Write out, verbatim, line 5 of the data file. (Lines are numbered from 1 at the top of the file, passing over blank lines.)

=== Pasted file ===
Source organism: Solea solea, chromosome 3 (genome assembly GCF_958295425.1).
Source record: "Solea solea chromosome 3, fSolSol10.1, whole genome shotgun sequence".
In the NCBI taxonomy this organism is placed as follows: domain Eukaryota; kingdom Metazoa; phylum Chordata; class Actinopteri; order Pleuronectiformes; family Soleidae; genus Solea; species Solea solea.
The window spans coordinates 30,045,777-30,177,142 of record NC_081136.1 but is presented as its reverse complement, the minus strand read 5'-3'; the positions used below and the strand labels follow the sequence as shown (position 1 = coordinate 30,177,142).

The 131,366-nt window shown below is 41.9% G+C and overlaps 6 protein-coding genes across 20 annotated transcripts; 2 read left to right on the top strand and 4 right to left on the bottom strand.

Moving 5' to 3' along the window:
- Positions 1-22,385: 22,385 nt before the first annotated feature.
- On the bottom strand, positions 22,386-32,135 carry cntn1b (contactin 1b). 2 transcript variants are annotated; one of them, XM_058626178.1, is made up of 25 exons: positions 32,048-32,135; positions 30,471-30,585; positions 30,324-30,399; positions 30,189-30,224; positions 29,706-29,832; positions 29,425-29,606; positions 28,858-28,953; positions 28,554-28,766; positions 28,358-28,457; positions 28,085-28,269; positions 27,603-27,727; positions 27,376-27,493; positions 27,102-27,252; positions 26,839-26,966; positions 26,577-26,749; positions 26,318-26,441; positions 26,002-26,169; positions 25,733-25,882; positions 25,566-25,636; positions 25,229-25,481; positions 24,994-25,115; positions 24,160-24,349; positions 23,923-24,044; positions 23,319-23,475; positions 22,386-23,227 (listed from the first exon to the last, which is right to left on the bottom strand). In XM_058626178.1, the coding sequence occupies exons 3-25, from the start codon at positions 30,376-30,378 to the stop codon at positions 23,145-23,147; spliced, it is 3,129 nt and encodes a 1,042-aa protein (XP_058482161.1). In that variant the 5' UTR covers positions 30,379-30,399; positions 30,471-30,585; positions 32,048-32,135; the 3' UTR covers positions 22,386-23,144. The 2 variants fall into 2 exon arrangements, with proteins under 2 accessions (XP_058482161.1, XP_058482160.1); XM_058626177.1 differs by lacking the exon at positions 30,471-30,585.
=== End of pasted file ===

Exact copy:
The 131,366-nt window shown below is 41.9% G+C and overlaps 6 protein-coding genes across 20 annotated transcripts; 2 read left to right on the top strand and 4 right to left on the bottom strand.